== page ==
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New sustainable clothing care device W'air launches

By Danielle Wightman-Stone

9 Jun 2021


Image: courtesy of W’air

The first sustainable laundry device is launching on the market, the W’air, which is looking to revolutionise the way we wash our clothes with hydrodynamic technology.

The three-in-one sustainable clothing care W’air device has taken six years of research and development and works by creating a blast of water, air and detergent that “actively collides” with dirt, grime and everyday odours to clean clothes, soft furnishings and even trainers.

As well as refreshing garments and deep cleaning delicates between washes, W’air removes stains, dirt and odours, which means the washing machine can be used less frequently, enabling consumers to keep their favourite clothes “looking fresher and newer for longer”.

The device also uses just a fraction of the water, energy and detergent of conventional laundry, with the manufacturer stating it uses up to 99 percent less water and 77 percent less detergent than conventional laundry.

The environmental footprint of the fashion industry and its strain on the planet has increasingly become a concern, and according to a report commissioned by W’air, one in three (30 percent) of British consumer admits to throwing an item of clothing in the bin due to a stain they couldn’t remove.

The report in partnership with environmental organisation Hubbub, adds that the UK is moving away from the fast fashion trend with over half of Brits (55 percent) saying they buy clothes to wear at least 30 times. However, four in 10 (38 percent) admit they are unaware of the impact washing clothes has on the environment.

Globally, the way we wash and dry our clothes and the regularity at which we do so is thought to account for an enormous 120 million tonnes of CO2, explains W’air. With around a third of clothing’s carbon footprint coming from how we wash and care for what we own and textile washing is thought to account for as much as 35 percent of primary microplastics in our oceans.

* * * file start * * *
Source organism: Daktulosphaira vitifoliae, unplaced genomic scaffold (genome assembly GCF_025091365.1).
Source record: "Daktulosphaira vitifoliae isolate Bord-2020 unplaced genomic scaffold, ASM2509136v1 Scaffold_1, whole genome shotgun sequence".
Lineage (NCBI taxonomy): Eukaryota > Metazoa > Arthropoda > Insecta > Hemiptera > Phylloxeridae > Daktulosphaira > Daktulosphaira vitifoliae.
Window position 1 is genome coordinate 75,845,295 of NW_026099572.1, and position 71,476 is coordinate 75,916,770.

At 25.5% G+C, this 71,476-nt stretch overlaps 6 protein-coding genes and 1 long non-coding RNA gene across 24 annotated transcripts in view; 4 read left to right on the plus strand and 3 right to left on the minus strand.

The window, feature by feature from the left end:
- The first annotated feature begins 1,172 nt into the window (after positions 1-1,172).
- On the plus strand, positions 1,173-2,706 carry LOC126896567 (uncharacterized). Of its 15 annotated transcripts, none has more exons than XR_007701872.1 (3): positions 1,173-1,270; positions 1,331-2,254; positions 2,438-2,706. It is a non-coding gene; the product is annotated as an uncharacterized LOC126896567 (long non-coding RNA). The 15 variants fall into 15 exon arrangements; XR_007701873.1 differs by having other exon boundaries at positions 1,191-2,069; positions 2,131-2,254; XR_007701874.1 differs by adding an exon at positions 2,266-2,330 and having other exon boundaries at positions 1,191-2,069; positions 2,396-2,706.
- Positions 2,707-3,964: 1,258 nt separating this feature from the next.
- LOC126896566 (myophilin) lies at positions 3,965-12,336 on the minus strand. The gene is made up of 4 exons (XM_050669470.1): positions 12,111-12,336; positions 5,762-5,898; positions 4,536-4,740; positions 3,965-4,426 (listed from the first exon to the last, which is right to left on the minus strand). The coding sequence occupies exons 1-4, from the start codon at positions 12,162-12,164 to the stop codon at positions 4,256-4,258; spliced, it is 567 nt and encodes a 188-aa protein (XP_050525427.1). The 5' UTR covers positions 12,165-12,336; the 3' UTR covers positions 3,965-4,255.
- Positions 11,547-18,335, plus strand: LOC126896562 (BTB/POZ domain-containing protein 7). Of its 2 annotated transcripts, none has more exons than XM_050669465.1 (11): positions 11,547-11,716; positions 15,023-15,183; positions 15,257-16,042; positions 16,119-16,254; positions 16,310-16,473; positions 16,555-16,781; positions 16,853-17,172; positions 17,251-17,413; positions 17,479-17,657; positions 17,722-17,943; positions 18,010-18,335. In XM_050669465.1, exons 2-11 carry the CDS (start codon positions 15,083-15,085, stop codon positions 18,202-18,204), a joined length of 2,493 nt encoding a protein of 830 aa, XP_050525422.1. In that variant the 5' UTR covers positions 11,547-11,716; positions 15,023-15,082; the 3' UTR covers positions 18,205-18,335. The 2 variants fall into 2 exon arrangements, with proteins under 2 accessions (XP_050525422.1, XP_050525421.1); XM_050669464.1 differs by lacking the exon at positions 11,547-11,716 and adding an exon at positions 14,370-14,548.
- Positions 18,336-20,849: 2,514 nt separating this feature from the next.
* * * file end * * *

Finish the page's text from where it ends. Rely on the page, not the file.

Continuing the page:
In addition, almost two in five (38 percent) admit they are unaware of the impact washing clothes has on the environment, while one in three (33 percent) said that they would be willing to wash less frequently to be kinder to the planet.

Four in 10 consumers unaware of the impact washing clothes has on the environment

Clothing ends up in landfill due to becoming misshapen, having shrunk or faded, all of which can result from over-washing and 22 percent admitted to having damaged clothing by washing them incorrectly, while half of Brits say they rarely, or never, spot clean garments which can lead to over-washing an entire garment excessively.

Jonathan Hewlett, Pilot Lite venture lead and W’air chief executive, said in a statement: “The accelerating climate crisis has propelled the issue of sustainability into almost every aspect of our lives. Consumers are now demanding sustainability from the products they buy from point of creation to end of life. But it’s not just about demanding businesses are better, they want to do their bit for the planet too and are looking for the tools that can help them. This is where W’air comes in; it helps people care for their clothing differently and reduces their environmental footprint along the way.

“We know it’s hard to ask consumers to completely change their shopping behaviour but the rise in vintage clothing and re-selling sites has shown consumers are pushing for a sustainable future. With the help of W’air, we hope that people will begin to change their laundry behaviour and re-imagine the way they care for their clothes.”

Image: courtesy of W’air

W’air clothing care device looking to revolutionise the way clothes are washed

Kirstie Brittain, spokesperson at Hubbub, added: “Advancements in the products and appliances available to consumers will be important to extending clothing life and reducing the environmental impact laundry can have. Recent years have seen innovation in the efficiency of washing machines, rising popularity for laundry detergent that is better for the environment and more innovative clothing care devices. The combination of this, alongside further education and practical advice are providing consumers with the tools to enable them to make positive changes in their clothing care rituals.”

W’air launches in the UK for 199 pounds with an exclusive high street partnership with Selfridges during June and then across key European markets and other selected retailers including Amazon from July.

Image: courtesy of W’air